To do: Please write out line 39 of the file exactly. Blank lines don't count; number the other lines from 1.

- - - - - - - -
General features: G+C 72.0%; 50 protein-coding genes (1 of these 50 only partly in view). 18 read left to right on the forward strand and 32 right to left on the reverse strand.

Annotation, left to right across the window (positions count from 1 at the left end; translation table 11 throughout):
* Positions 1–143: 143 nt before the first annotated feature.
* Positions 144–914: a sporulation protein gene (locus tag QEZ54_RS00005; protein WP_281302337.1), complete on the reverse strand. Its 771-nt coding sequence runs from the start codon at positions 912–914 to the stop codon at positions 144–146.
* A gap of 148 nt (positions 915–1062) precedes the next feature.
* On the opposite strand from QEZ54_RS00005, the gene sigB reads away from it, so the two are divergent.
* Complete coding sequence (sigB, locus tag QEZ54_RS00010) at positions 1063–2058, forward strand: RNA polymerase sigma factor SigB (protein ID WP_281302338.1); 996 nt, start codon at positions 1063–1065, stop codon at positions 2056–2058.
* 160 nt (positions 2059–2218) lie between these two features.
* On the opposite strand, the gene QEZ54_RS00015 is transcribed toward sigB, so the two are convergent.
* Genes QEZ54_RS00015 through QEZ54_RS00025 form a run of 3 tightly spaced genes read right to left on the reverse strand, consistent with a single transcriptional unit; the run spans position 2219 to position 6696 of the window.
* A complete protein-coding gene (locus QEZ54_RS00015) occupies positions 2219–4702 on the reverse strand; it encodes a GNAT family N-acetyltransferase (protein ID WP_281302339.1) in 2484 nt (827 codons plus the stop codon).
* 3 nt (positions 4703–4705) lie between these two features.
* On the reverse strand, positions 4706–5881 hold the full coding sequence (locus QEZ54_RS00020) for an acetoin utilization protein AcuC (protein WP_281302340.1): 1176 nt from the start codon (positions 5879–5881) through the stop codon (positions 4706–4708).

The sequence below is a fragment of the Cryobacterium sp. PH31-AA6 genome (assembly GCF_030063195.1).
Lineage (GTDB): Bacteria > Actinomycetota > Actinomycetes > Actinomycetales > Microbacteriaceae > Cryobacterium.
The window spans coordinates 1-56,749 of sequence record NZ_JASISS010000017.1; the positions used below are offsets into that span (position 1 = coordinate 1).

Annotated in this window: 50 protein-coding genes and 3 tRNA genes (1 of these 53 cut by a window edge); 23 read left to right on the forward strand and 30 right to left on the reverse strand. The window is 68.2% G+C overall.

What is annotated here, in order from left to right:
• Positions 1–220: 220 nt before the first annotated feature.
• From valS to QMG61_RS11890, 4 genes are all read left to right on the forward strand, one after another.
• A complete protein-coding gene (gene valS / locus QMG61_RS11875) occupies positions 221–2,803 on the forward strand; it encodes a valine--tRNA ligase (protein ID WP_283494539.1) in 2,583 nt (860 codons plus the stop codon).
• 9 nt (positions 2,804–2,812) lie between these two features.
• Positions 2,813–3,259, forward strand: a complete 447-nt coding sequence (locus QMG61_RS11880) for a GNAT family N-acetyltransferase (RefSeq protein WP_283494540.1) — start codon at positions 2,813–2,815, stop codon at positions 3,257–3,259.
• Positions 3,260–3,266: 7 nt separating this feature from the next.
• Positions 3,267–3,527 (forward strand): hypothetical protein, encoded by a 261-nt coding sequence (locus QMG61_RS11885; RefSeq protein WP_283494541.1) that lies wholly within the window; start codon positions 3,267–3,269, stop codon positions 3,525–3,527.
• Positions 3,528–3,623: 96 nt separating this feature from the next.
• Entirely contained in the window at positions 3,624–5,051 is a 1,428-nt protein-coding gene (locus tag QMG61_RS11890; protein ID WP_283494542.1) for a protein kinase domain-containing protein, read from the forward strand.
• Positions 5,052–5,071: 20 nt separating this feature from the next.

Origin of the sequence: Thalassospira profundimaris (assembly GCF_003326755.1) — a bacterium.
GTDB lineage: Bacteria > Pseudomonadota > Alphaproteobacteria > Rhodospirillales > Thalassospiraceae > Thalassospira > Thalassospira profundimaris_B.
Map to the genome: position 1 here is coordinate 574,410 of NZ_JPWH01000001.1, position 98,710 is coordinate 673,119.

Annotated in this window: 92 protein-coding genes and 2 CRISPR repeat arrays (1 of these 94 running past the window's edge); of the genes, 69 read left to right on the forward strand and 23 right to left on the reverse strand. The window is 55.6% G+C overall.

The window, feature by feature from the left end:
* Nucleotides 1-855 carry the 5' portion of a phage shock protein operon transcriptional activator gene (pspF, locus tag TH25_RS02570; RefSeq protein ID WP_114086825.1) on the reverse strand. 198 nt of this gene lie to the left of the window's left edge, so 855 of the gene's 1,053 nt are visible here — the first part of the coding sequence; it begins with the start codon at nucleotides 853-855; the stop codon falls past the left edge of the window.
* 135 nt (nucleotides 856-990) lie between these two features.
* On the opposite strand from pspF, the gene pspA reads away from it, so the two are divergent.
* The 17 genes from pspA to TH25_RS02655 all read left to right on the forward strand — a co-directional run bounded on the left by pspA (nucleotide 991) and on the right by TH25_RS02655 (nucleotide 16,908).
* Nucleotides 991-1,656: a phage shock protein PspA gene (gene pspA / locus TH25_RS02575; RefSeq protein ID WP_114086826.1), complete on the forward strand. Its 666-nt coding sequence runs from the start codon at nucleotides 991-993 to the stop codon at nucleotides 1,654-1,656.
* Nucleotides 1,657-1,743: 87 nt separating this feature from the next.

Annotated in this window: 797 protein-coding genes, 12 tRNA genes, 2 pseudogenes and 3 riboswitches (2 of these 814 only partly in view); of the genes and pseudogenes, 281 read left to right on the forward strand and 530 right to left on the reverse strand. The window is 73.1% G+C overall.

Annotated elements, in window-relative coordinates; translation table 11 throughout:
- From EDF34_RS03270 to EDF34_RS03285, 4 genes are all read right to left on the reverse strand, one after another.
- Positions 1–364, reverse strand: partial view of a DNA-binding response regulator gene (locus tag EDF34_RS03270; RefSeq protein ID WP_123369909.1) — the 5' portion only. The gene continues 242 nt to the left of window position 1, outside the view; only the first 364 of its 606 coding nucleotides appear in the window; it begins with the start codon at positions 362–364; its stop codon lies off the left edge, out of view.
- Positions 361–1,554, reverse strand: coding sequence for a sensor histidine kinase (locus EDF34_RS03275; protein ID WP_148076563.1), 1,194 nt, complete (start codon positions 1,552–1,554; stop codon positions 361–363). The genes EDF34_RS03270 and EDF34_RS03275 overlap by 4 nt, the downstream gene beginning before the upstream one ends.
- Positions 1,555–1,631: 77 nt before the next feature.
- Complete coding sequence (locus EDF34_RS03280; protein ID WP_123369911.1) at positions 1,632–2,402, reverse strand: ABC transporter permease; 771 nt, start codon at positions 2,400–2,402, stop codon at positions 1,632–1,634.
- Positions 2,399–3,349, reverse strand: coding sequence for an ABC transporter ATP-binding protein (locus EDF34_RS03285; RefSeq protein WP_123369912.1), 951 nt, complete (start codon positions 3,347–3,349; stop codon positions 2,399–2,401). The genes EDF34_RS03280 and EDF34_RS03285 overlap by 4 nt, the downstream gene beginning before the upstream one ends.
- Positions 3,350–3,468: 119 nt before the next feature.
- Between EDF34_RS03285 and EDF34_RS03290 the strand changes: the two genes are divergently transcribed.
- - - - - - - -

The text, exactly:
* Nucleotides 1,657-1,743: 87 nt separating this feature from the next.